Notes on The Kingdom Fungi
 
Characteristics of Fungi:
 
1. Fungi are eukaryotic
2. The majority are multicellular ( yeast is single celled)
3. Lack chlorophyll
4. Nutritionally they are heterotrophic, they digest food outside the body and absorb it . They are saprophytes, parasites and some are mutualistic.
5. Their basic body plan constitutes a mass of netlike filaments called hyphae. The entire mass is called the mycelium. Most fungal hyphae are divided into cells by cross walls called septa. Some fungi are aseptate, lacking cross walls. They are said to be coenocytic. Some types of fungi contain lateral hyphae that absorb nutrients from other organisms, called haustoria.
6. Reproduction is accomplished by the release of sexual or asexual spores. For many species of fungi sexual reproduction is a contingency used when environmental conditions are difficult. Under favorable conditions asexual spores are produced by the millions and dispersed over a large area.
Haploid conditions prevail in the life cycles of most fungi. Conjugation occurs in many fungal species.
 
Diversity of Fungi:
 
Fungi are classified into units called Divisions. There are 4 divisions based primarily on variations of sexual reproduction. The names of the divisions are based on the sexual structure that characterizes that group of fungi.
 
1. Division Zygomycota: These are mostly terrestrial fungi that live in soil or on decaying plant or animal material. Their hyphae are coenocytic, with many haploid nuclei. Asexual spores, usually wind swept, are produced by structures called sporangia, at the tips of aerial hyphae. Sexual reproduction involves the formation of resistant bodies called zygosporangia that can remain dormant when the environment is too harsh for growth. Examples are black bread mold ( Rhizopus stolonifer).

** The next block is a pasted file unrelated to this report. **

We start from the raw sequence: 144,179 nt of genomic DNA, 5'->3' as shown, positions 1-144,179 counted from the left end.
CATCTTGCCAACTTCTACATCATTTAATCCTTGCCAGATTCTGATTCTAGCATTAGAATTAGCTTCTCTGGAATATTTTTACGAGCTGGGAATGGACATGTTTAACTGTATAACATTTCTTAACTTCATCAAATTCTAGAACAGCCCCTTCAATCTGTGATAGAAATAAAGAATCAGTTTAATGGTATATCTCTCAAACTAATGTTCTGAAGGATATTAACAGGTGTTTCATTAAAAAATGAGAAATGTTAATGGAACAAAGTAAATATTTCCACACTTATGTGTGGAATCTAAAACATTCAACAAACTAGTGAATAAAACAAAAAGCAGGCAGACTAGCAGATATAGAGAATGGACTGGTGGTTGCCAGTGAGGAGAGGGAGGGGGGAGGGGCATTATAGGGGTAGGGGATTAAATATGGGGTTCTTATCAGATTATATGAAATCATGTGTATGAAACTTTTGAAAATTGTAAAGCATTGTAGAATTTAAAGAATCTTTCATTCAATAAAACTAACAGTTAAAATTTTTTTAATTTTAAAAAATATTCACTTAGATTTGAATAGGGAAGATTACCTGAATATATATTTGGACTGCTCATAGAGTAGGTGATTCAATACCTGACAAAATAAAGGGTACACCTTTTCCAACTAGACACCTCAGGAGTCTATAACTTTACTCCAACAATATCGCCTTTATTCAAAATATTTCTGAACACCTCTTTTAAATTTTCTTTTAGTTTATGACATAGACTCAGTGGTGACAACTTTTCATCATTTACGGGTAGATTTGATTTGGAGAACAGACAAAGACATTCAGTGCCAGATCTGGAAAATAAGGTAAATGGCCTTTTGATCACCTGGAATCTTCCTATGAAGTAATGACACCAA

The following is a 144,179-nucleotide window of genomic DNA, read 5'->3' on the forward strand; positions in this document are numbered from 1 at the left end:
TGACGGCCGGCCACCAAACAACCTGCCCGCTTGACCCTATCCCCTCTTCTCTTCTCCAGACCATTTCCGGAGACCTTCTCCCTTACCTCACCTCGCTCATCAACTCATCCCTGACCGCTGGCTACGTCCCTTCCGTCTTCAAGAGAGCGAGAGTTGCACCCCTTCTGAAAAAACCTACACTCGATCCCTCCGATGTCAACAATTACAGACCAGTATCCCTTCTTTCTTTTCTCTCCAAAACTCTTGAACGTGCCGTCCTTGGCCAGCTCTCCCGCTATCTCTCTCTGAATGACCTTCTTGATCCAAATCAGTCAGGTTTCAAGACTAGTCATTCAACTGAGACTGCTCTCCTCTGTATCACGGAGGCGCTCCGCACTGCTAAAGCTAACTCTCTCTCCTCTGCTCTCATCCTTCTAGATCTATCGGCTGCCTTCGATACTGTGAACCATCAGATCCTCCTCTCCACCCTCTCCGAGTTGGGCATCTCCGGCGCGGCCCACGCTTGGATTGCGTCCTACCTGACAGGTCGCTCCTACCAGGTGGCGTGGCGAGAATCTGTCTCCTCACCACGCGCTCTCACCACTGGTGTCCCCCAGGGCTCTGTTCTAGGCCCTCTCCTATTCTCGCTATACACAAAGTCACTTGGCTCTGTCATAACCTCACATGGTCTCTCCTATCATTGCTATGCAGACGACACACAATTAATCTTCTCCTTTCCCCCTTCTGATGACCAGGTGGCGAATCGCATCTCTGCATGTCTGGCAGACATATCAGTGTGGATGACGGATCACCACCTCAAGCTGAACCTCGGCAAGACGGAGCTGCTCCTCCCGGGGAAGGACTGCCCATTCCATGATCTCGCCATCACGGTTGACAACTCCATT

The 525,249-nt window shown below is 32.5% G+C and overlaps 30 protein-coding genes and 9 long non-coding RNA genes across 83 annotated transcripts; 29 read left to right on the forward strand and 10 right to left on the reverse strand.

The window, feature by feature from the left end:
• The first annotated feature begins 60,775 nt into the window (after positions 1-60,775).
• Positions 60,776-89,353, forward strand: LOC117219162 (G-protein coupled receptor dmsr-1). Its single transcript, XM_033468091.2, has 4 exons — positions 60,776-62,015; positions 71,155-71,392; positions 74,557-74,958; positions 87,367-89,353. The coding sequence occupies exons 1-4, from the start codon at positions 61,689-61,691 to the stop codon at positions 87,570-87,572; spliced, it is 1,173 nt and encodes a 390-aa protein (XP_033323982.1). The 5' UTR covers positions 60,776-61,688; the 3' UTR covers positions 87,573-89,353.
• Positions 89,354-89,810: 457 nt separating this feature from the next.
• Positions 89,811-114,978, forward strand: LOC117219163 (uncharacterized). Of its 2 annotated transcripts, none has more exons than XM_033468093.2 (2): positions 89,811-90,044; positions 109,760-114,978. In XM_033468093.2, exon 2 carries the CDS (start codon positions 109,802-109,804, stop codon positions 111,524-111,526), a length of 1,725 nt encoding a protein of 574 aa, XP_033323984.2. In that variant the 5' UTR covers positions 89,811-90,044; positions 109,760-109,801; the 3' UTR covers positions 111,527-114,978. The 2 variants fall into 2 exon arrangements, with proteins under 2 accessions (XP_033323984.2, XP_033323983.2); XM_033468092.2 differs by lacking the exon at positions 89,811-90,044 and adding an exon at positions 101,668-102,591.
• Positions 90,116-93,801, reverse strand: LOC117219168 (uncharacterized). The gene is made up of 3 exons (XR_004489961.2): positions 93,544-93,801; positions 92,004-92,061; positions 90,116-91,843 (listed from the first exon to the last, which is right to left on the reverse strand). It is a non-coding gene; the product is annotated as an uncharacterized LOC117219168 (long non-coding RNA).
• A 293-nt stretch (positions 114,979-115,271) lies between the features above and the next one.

Division Ascomycota: These are sac fungi. They range from unicellular yeast to large cup fungi. The sexual reproductive structure is the asci, a small sac like structure. These asci are packed into large fruiting structures called ascocarps. The hyphae are multicellular septate structures. They lack sporangia but reproduce asexually by producing chains of spores at the tip of specialized hyphae. These spores are called conidia. Two types of spores are produced by this type of fungus, conidia and ascospores. Conidia are asexual, while the ascospores are sexual.
 
Reproduction of Ascomycetes:
 

 
 
These fungi are important in decomposing lignin and collagen of dead plants and animals. Some are mutualistic ( lichen) and many are parasitic to plants ( powdery mildew and Dutch elm disease).
 
Division Basidomycota: The mushroom, shelf fungi, puffballs and stink horns are examples of this division. The name is derived from the sexual reproductive structure called the basidium. The club like shape gives the name to some of the most common fungal types in this division.
 
Reproductive cycle of the mushroom:
 
 

 
 
 
Division Deuteromycota: These organism have no known sexual life style. They are also known as fungi imperfecti. Examples of this group are Penicillium and Arthrobotrys.
 
 
Lichens: Highly integrated symbiotic associations of millions of algal cells tangled in a lattice of fungal hyphae. Classification: leafy ( foliose), fruticose ( shrubby), and crustose ( crusty).
 
Mycorrhizae: mutualistic association of a fungus and a root. 90% of the fungi is bascidomycota